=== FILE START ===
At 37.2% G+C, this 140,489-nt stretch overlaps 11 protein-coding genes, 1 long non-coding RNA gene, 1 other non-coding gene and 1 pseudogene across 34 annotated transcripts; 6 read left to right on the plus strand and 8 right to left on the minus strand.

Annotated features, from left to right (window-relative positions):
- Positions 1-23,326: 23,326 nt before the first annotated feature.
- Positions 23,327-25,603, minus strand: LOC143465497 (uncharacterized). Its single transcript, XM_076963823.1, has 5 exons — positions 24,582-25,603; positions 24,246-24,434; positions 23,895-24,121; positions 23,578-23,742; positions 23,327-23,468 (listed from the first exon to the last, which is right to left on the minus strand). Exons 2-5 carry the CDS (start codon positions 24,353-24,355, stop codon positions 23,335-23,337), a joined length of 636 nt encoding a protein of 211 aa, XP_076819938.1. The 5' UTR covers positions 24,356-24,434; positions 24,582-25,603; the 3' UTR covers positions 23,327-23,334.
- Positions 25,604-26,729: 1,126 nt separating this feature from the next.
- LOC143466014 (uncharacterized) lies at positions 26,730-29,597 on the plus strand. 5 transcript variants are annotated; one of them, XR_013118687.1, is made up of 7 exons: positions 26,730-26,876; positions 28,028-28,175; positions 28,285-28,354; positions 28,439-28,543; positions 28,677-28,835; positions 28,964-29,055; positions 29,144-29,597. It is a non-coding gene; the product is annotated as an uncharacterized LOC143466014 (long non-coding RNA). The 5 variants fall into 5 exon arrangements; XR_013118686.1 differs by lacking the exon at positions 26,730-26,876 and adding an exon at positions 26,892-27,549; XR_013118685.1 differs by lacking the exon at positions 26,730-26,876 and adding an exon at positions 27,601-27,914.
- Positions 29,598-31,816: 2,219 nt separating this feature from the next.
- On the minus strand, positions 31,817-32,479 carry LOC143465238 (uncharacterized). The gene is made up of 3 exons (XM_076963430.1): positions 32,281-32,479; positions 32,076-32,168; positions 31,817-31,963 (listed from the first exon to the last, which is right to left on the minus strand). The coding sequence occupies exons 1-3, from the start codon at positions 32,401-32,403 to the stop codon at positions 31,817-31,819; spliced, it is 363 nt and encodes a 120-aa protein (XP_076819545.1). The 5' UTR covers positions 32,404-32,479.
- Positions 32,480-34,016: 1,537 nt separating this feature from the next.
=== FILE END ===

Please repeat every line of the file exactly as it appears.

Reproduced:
At 37.2% G+C, this 140,489-nt stretch overlaps 11 protein-coding genes, 1 long non-coding RNA gene, 1 other non-coding gene and 1 pseudogene across 34 annotated transcripts; 6 read left to right on the plus strand and 8 right to left on the minus strand.

Annotated features, from left to right (window-relative positions):
- Positions 1-23,326: 23,326 nt before the first annotated feature.
- Positions 23,327-25,603, minus strand: LOC143465497 (uncharacterized). Its single transcript, XM_076963823.1, has 5 exons — positions 24,582-25,603; positions 24,246-24,434; positions 23,895-24,121; positions 23,578-23,742; positions 23,327-23,468 (listed from the first exon to the last, which is right to left on the minus strand). Exons 2-5 carry the CDS (start codon positions 24,353-24,355, stop codon positions 23,335-23,337), a joined length of 636 nt encoding a protein of 211 aa, XP_076819938.1. The 5' UTR covers positions 24,356-24,434; positions 24,582-25,603; the 3' UTR covers positions 23,327-23,334.
- Positions 25,604-26,729: 1,126 nt separating this feature from the next.
- LOC143466014 (uncharacterized) lies at positions 26,730-29,597 on the plus strand. 5 transcript variants are annotated; one of them, XR_013118687.1, is made up of 7 exons: positions 26,730-26,876; positions 28,028-28,175; positions 28,285-28,354; positions 28,439-28,543; positions 28,677-28,835; positions 28,964-29,055; positions 29,144-29,597. It is a non-coding gene; the product is annotated as an uncharacterized LOC143466014 (long non-coding RNA). The 5 variants fall into 5 exon arrangements; XR_013118686.1 differs by lacking the exon at positions 26,730-26,876 and adding an exon at positions 26,892-27,549; XR_013118685.1 differs by lacking the exon at positions 26,730-26,876 and adding an exon at positions 27,601-27,914.
- Positions 29,598-31,816: 2,219 nt separating this feature from the next.
- On the minus strand, positions 31,817-32,479 carry LOC143465238 (uncharacterized). The gene is made up of 3 exons (XM_076963430.1): positions 32,281-32,479; positions 32,076-32,168; positions 31,817-31,963 (listed from the first exon to the last, which is right to left on the minus strand). The coding sequence occupies exons 1-3, from the start codon at positions 32,401-32,403 to the stop codon at positions 31,817-31,819; spliced, it is 363 nt and encodes a 120-aa protein (XP_076819545.1). The 5' UTR covers positions 32,404-32,479.
- Positions 32,480-34,016: 1,537 nt separating this feature from the next.